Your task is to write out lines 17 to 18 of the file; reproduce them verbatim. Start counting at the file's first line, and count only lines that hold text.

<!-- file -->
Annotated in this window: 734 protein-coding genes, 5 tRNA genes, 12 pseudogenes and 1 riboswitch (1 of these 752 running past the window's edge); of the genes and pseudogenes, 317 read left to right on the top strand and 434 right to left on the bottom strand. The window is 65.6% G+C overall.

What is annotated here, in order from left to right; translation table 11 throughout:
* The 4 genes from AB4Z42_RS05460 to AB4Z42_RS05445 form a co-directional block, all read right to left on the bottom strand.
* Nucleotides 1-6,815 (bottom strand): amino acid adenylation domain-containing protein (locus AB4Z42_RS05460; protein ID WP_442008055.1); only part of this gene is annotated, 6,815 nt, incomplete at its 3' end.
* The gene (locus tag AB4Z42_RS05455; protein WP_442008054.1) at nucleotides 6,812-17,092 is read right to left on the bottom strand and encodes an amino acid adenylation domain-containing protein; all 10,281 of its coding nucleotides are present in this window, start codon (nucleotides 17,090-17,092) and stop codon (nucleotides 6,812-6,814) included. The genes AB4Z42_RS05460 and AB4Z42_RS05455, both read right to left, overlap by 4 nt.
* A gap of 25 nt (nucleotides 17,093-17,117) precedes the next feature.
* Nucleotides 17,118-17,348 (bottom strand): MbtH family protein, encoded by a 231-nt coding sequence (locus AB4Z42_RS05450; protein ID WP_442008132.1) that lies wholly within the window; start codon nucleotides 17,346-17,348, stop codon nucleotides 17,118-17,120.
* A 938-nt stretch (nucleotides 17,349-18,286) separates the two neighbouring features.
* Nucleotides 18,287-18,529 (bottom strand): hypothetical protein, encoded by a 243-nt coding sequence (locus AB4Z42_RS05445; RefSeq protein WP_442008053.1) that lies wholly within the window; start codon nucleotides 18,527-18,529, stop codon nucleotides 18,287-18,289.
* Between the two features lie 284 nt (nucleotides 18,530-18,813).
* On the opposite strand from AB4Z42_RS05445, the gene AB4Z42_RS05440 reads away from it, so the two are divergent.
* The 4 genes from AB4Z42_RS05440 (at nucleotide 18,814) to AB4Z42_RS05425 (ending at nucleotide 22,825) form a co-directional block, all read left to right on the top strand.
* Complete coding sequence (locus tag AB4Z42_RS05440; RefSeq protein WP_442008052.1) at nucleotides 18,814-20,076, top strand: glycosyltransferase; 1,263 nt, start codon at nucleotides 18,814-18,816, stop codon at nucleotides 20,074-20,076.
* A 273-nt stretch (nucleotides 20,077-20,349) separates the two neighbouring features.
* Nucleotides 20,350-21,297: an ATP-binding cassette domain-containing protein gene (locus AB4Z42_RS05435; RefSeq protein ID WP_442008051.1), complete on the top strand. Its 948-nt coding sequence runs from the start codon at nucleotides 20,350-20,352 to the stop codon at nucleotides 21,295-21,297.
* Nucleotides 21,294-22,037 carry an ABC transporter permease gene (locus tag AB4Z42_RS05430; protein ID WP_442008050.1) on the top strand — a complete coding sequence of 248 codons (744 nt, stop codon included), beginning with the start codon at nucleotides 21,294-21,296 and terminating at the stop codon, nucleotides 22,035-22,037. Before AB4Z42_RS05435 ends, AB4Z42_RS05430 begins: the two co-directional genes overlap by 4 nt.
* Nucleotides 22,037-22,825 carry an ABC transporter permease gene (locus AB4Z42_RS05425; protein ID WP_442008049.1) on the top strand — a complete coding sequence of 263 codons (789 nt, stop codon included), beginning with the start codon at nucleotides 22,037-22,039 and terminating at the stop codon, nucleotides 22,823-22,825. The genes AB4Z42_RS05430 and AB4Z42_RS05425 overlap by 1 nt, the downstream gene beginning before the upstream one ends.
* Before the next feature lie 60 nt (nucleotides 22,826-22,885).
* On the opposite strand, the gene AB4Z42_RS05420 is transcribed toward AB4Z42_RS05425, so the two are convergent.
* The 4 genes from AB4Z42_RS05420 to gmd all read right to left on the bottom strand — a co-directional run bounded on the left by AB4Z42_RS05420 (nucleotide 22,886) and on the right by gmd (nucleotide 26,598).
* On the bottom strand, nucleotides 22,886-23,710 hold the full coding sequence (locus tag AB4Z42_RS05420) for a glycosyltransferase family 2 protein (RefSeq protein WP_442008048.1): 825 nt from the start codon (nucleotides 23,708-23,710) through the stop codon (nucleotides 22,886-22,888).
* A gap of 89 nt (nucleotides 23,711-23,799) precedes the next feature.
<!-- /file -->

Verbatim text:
* Nucleotides 22,037-22,825 carry an ABC transporter permease gene (locus AB4Z42_RS05425; protein ID WP_442008049.1) on the top strand — a complete coding sequence of 263 codons (789 nt, stop codon included), beginning with the start codon at nucleotides 22,037-22,039 and terminating at the stop codon, nucleotides 22,823-22,825. The genes AB4Z42_RS05430 and AB4Z42_RS05425 overlap by 1 nt, the downstream gene beginning before the upstream one ends.
* Before the next feature lie 60 nt (nucleotides 22,826-22,885).